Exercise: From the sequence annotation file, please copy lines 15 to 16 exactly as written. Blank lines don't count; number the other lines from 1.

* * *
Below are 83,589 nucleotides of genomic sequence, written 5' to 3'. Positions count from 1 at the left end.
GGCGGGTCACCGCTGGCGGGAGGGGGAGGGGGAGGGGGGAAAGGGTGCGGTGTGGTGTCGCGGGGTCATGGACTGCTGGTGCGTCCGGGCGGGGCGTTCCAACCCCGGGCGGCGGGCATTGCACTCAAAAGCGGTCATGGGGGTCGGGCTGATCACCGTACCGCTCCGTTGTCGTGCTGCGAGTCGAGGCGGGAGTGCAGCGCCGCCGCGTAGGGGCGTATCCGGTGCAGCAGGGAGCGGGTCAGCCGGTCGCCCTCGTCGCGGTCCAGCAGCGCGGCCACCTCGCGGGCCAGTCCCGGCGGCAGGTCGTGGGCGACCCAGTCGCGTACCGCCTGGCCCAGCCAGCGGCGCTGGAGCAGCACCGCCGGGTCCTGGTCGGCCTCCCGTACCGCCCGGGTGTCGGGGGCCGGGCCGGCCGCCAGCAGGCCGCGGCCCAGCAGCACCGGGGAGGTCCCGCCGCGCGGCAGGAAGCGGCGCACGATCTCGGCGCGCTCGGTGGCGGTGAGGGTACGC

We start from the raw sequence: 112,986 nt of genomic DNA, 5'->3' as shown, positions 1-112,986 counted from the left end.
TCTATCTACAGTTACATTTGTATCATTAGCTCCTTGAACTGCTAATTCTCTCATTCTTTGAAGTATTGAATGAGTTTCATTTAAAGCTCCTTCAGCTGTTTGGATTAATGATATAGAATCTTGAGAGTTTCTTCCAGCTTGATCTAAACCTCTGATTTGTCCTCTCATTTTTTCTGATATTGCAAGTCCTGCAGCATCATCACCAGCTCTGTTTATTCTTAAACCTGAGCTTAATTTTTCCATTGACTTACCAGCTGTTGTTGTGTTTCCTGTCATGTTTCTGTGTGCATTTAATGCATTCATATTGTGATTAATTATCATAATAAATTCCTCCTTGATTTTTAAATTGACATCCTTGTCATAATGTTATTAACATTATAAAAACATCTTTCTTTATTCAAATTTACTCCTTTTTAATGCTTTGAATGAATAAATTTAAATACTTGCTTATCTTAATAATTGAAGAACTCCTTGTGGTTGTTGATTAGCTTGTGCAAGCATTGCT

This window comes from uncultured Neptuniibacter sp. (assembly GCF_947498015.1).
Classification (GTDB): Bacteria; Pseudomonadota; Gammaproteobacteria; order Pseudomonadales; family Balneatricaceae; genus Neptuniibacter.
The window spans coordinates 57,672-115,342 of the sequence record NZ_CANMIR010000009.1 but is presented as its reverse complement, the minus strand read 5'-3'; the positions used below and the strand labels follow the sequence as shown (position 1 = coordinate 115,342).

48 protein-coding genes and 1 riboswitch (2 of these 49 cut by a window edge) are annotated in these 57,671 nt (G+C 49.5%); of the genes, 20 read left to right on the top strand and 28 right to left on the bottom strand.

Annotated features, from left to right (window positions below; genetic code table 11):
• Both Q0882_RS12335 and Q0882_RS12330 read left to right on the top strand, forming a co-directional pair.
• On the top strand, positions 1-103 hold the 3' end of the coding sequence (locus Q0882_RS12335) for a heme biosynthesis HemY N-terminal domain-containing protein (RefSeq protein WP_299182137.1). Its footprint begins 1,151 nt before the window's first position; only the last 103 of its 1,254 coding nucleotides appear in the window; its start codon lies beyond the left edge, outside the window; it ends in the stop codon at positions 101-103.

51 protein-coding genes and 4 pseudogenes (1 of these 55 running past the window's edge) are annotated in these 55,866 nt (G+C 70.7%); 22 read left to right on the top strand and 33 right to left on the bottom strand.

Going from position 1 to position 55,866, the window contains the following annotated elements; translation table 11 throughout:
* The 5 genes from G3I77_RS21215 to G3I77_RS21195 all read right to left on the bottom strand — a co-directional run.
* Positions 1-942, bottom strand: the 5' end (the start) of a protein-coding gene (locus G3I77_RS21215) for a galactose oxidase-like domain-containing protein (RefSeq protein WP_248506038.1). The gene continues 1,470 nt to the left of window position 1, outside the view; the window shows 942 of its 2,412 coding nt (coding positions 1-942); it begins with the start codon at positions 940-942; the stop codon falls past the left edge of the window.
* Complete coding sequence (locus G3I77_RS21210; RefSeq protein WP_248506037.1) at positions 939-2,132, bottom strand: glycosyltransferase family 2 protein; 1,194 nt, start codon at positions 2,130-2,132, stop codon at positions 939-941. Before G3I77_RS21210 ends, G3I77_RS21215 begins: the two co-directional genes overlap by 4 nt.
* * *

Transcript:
* Positions 1-942, bottom strand: the 5' end (the start) of a protein-coding gene (locus G3I77_RS21215) for a galactose oxidase-like domain-containing protein (RefSeq protein WP_248506038.1). The gene continues 1,470 nt to the left of window position 1, outside the view; the window shows 942 of its 2,412 coding nt (coding positions 1-942); it begins with the start codon at positions 940-942; the stop codon falls past the left edge of the window.
* Complete coding sequence (locus G3I77_RS21210; RefSeq protein WP_248506037.1) at positions 939-2,132, bottom strand: glycosyltransferase family 2 protein; 1,194 nt, start codon at positions 2,130-2,132, stop codon at positions 939-941. Before G3I77_RS21210 ends, G3I77_RS21215 begins: the two co-directional genes overlap by 4 nt.